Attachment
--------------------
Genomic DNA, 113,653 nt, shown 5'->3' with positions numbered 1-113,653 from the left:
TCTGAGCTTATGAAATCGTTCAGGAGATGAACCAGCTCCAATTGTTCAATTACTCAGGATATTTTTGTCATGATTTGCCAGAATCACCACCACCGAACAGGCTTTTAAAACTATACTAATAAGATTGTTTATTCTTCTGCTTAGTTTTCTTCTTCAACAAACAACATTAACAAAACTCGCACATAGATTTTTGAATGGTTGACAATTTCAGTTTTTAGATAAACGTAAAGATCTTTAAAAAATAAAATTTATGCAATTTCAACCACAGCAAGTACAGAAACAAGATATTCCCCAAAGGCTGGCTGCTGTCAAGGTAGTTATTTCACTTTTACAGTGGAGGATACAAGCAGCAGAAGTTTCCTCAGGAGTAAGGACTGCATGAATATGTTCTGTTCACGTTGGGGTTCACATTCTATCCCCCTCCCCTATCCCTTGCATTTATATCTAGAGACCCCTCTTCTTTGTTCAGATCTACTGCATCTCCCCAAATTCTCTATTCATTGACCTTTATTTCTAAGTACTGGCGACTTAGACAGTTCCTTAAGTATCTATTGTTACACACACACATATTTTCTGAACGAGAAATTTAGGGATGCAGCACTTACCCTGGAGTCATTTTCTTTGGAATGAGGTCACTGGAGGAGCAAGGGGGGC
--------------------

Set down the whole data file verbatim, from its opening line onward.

Genomic DNA, 113,653 nt, shown 5'->3' with positions numbered 1-113,653 from the left:
TCTGAGCTTATGAAATCGTTCAGGAGATGAACCAGCTCCAATTGTTCAATTACTCAGGATATTTTTGTCATGATTTGCCAGAATCACCACCACCGAACAGGCTTTTAAAACTATACTAATAAGATTGTTTATTCTTCTGCTTAGTTTTCTTCTTCAACAAACAACATTAACAAAACTCGCACATAGATTTTTGAATGGTTGACAATTTCAGTTTTTAGATAAACGTAAAGATCTTTAAAAAATAAAATTTATGCAATTTCAACCACAGCAAGTACAGAAACAAGATATTCCCCAAAGGCTGGCTGCTGTCAAGGTAGTTATTTCACTTTTACAGTGGAGGATACAAGCAGCAGAAGTTTCCTCAGGAGTAAGGACTGCATGAATATGTTCTGTTCACGTTGGGGTTCACATTCTATCCCCCTCCCCTATCCCTTGCATTTATATCTAGAGACCCCTCTTCTTTGTTCAGATCTACTGCATCTCCCCAAATTCTCTATTCATTGACCTTTATTTCTAAGTACTGGCGACTTAGACAGTTCCTTAAGTATCTATTGTTACACACACACATATTTTCTGAACGAGAAATTTAGGGATGCAGCACTTACCCTGGAGTCATTTTCTTTGGAATGAGGTCACTGGAGGAGCAAGGGGGGC